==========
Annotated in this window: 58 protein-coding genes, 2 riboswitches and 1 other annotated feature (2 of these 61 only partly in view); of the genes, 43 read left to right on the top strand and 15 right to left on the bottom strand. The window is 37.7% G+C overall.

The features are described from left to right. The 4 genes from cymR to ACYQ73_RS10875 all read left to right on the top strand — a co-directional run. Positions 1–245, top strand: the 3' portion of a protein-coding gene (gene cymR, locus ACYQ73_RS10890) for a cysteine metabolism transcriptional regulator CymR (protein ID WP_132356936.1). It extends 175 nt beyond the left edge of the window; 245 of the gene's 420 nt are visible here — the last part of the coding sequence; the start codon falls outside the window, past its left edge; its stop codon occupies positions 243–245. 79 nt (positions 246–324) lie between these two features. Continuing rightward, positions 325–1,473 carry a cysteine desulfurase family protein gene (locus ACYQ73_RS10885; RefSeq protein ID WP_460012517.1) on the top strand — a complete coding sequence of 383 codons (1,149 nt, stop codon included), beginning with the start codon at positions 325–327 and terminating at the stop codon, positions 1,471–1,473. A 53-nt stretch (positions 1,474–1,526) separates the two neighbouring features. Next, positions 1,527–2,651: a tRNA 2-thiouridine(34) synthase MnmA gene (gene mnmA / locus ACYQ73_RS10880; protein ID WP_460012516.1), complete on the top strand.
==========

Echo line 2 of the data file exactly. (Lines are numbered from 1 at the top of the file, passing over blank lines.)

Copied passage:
The features are described from left to right. The 4 genes from cymR to ACYQ73_RS10875 all read left to right on the top strand — a co-directional run. Positions 1–245, top strand: the 3' portion of a protein-coding gene (gene cymR, locus ACYQ73_RS10890) for a cysteine metabolism transcriptional regulator CymR (protein ID WP_132356936.1). It extends 175 nt beyond the left edge of the window; 245 of the gene's 420 nt are visible here — the last part of the coding sequence; the start codon falls outside the window, past its left edge; its stop codon occupies positions 243–245. 79 nt (positions 246–324) lie between these two features. Continuing rightward, positions 325–1,473 carry a cysteine desulfurase family protein gene (locus ACYQ73_RS10885; RefSeq protein ID WP_460012517.1) on the top strand — a complete coding sequence of 383 codons (1,149 nt, stop codon included), beginning with the start codon at positions 325–327 and terminating at the stop codon, positions 1,471–1,473. A 53-nt stretch (positions 1,474–1,526) separates the two neighbouring features. Next, positions 1,527–2,651: a tRNA 2-thiouridine(34) synthase MnmA gene (gene mnmA / locus ACYQ73_RS10880; protein ID WP_460012516.1), complete on the top strand.